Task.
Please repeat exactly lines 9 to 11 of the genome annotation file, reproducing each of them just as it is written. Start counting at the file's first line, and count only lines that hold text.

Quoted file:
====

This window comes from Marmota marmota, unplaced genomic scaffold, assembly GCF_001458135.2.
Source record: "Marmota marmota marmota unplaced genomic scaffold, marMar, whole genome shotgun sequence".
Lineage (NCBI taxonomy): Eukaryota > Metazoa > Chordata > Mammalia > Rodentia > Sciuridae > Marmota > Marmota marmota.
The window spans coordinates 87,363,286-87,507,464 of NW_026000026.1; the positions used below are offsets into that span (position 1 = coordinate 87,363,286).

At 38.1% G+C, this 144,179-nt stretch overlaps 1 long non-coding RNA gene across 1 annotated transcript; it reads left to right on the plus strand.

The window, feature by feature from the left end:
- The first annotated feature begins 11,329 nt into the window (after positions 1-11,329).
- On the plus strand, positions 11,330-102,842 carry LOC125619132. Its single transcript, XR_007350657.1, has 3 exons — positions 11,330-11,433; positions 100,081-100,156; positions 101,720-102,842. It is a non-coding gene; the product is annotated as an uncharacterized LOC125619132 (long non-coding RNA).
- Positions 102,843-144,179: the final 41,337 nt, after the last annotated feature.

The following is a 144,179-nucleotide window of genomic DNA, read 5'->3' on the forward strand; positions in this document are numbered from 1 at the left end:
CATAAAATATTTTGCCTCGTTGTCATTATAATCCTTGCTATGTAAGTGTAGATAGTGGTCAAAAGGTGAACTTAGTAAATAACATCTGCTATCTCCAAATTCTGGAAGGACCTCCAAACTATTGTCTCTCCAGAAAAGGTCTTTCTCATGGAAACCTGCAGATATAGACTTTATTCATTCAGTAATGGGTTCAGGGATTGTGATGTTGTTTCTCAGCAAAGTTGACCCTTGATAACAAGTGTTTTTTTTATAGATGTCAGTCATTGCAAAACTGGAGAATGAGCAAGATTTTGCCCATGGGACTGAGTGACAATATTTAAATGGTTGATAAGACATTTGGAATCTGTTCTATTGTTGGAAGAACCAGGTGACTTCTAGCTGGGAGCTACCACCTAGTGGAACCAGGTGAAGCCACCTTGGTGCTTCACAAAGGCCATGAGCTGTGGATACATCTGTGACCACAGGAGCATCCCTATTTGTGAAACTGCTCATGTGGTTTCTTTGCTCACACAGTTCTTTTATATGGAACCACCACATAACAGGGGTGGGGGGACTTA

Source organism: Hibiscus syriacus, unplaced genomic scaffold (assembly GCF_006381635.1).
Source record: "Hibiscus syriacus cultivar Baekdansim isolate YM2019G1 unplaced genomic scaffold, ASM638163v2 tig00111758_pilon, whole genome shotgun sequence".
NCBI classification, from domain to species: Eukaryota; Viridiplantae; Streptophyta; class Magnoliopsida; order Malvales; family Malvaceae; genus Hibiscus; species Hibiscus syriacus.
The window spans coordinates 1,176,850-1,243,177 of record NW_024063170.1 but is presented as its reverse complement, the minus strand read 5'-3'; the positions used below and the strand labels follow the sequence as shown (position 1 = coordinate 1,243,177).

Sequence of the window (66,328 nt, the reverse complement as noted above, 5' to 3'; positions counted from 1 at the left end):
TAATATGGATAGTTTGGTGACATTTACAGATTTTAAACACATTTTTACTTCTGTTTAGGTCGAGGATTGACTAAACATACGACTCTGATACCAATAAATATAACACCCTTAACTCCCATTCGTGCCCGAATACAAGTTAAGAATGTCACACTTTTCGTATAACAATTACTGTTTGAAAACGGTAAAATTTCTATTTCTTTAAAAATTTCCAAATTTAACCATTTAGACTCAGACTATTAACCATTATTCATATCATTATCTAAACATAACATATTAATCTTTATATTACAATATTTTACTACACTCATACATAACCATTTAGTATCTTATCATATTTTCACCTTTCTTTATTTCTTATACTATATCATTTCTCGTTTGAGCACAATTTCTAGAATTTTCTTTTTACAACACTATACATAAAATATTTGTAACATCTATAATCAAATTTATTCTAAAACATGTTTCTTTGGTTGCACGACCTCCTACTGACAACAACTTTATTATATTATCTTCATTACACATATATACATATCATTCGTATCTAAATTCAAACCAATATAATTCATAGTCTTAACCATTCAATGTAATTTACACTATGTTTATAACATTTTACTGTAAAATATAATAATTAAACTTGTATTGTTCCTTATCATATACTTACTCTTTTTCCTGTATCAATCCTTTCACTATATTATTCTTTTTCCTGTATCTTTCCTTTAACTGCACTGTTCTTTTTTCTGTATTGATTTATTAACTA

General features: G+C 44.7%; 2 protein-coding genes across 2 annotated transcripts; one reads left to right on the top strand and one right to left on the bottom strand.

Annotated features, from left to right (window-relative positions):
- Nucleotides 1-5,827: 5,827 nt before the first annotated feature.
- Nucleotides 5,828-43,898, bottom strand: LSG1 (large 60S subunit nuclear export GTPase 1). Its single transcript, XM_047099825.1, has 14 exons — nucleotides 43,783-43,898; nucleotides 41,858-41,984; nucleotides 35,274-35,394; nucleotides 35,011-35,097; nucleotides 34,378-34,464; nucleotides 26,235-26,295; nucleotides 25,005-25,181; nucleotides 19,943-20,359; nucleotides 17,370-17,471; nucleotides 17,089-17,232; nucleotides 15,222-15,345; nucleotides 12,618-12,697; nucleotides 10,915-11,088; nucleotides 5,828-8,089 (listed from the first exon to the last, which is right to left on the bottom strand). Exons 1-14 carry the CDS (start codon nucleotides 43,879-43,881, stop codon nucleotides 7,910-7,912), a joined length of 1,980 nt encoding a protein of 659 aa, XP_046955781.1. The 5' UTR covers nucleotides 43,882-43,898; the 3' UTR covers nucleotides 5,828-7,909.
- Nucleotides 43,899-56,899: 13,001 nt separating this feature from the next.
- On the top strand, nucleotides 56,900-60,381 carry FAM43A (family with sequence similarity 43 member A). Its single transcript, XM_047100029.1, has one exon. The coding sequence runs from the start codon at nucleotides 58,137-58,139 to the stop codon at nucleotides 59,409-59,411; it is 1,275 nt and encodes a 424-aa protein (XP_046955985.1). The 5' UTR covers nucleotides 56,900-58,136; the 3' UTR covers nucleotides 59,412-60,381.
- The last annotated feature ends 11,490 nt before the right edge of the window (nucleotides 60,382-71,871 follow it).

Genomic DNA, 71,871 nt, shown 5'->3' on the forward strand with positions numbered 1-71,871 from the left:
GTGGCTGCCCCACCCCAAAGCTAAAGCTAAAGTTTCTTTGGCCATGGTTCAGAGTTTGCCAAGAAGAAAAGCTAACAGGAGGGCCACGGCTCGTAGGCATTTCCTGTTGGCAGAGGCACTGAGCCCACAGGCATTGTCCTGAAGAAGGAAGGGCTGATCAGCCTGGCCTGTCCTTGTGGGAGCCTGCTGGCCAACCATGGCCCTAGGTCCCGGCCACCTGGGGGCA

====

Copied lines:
- Positions 102,843-144,179: the final 41,337 nt, after the last annotated feature.

The following is a 144,179-nucleotide window of genomic DNA, read 5'->3' on the forward strand; positions in this document are numbered from 1 at the left end:
CATAAAATATTTTGCCTCGTTGTCATTATAATCCTTGCTATGTAAGTGTAGATAGTGGTCAAAAGGTGAACTTAGTAAATAACATCTGCTATCTCCAAATTCTGGAAGGACCTCCAAACTATTGTCTCTCCAGAAAAGGTCTTTCTCATGGAAACCTGCAGATATAGACTTTATTCATTCAGTAATGGGTTCAGGGATTGTGATGTTGTTTCTCAGCAAAGTTGACCCTTGATAACAAGTGTTTTTTTTATAGATGTCAGTCATTGCAAAACTGGAGAATGAGCAAGATTTTGCCCATGGGACTGAGTGACAATATTTAAATGGTTGATAAGACATTTGGAATCTGTTCTATTGTTGGAAGAACCAGGTGACTTCTAGCTGGGAGCTACCACCTAGTGGAACCAGGTGAAGCCACCTTGGTGCTTCACAAAGGCCATGAGCTGTGGATACATCTGTGACCACAGGAGCATCCCTATTTGTGAAACTGCTCATGTGGTTTCTTTGCTCACACAGTTCTTTTATATGGAACCACCACATAACAGGGGTGGGGGGACTTA